Writing Q&A 24: Showing vs. telling; phone dialogue
Published: June 5, 2007
|When you're writing about a character's thoughts, aren't you always "telling" instead of "showing"?|
The distinction between showing and telling is important. Telling about a character's vanity, for example, isn't nearly as precise as showing it in her starched skirt and her meticulously curled bangs. Describing a boss as angry doesn't capture his nature as effectively as showing him holler at his assistant for bringing coffee that is too hot. Showing allows the reader to make conclusions and draw interpretations from concrete details. (For an even more detailed explanation of the difference between showing and telling, check out Writing Q&A 2.)
Thoughts cannot be observed or experienced by the senses, which can make showing them seem complicated--or downright impossible. But this works on the same basic principal as showing action, dialogue or appearance. If you tell the reader about the thought, that's "telling," if you let the thought unfold for the reader, that's "showing."
Take this example from Jhumpa Lahiri's "A Temporary Matter," a story in which Shukumar and his wife Shoba have grown distant since a miscarriage:
He thought of how he no longer looked forward to weekends, when she sat for hours on the sofa with her colored pencils and her files, so that he feared that putting on a record in his own house might be rude. He thought of how long it had been since she looked into his eyes and smiled, or whispered his name on those rare occasions they still reached for each other's bodies before sleeping.
This glimpse into Shukumar's thoughts reveals the nature of their distance. It is certainly more dynamic than a line that tells: "He thought they had grown apart and didn't have the time or intimacy they once had." And it's more authentic, as well. We don't think in summaries or conclusions, so much as images, memories, and impressions.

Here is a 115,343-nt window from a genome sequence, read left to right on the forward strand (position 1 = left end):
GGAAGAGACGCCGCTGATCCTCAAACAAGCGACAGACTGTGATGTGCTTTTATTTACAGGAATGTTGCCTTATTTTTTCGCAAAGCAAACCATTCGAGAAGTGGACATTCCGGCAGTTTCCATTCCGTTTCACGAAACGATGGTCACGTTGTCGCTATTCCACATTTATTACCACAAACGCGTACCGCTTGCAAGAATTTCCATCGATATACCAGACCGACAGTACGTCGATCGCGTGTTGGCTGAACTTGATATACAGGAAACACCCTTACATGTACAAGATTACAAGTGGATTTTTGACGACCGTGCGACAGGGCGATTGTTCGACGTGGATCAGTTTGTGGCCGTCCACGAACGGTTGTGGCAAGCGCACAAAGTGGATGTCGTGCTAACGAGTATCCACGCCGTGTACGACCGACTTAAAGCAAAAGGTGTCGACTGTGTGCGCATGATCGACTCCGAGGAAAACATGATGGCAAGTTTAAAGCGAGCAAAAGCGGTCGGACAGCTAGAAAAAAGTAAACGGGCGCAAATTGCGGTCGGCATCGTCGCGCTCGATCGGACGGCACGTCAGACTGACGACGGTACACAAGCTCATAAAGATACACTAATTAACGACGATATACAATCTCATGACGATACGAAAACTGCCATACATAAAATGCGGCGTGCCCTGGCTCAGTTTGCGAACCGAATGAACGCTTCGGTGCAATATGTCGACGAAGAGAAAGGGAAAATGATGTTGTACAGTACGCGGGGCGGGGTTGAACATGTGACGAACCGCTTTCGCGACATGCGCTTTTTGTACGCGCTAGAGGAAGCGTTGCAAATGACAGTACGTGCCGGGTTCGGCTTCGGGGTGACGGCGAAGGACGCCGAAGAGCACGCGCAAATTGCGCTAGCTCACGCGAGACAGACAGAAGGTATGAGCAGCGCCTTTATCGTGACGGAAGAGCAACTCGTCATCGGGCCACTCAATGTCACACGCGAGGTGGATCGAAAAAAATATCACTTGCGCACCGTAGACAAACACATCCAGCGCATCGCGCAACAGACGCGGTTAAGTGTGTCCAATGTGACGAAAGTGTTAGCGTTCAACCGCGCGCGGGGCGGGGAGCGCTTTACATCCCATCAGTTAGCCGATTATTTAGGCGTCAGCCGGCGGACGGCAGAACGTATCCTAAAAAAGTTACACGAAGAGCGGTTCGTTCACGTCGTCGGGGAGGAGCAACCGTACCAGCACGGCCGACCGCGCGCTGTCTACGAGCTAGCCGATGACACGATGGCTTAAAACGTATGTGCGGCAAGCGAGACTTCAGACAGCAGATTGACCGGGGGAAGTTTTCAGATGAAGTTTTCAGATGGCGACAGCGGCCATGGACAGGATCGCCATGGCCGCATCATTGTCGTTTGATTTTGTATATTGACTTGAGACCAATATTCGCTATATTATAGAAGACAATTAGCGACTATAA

A character's imagination can also be a vivid way to show thought. F. Scott Fitzgerald does this in The Great Gatsby when Nick, the first person narrator, imagines Gatsby and Daisy's first kiss:
One autumn night, five years before, they had been walking down the street when the leaves were falling, and they came to a place where there were no trees and the sidewalk was white with moonlight. They stopped here and turned toward each other. Now it was a cool night with that mysterious excitement in it which comes at the two changes of the year. The quiet lights in the houses were humming out into the darkness and there was a stir and bustle among the stars. ... So he waited, listening for a moment longer to the tuning fork that had been struck upon a star. Then he kissed her.
Nick wasn't present for the kiss, but he's heard Gatsby talk about it. Nick imagines it in such vivid detail that the reader can see the magic of the moment.
|What is the best way to write a telephone conversation when only one side is heard?|
One approach is to lay out the dialogue that can be heard and use narrative to help create the pauses that occur when that character is listening:
"I'm not sure." My mother sat at the kitchen table. She held the phone to her ear with her shoulder and bit at the cuticle on her thumb. "Quentin wouldn't lie," she said, standing up to pace the narrow kitchen. "He's not that kind of boy."
This approach is particularly useful in a circumstance where the words spoken during the conversation are important. Quentin might be eavesdropping to find out just how much trouble he'll be in when his mother gets off the phone. There may, however, be situations where the exact dialogue of the exchange isn't as important as the mood of the moment. In such cases, you might focus more on action:
I turned out the light on my night table and still, Linda chatted, the cordless jammed to her ear. She laughed that high-pitched giggle she uses only when she's around other women. I put my pillow over my head.
The emphasis here is on the narrator's annoyance at the noise Linda is making when he's trying to sleep, and at the act he feels Linda is putting on for her listener. What Linda says isn't nearly as important as how she says it, or how the narrator reacts to it.
|Brandi Reissenweber teaches fiction writing and reading fiction at Gotham Writers' Workshop and authored the chapter on characterization in Gotham's Writing Fiction: The Practical Guide. Her work has been published in numerous journals, including Phoebe, North Dakota Quarterly and Rattapallax. She was a James C. McCreight Fiction Fellow at the Wisconsin Institute for Creative Writing and has taught fiction at New York University, University of Wisconsin, and University of Chicago. Currently, she is a visiting professor at Illinois Wesleyan University and edits Letterpress, a free e-newsletter for fiction writers.|
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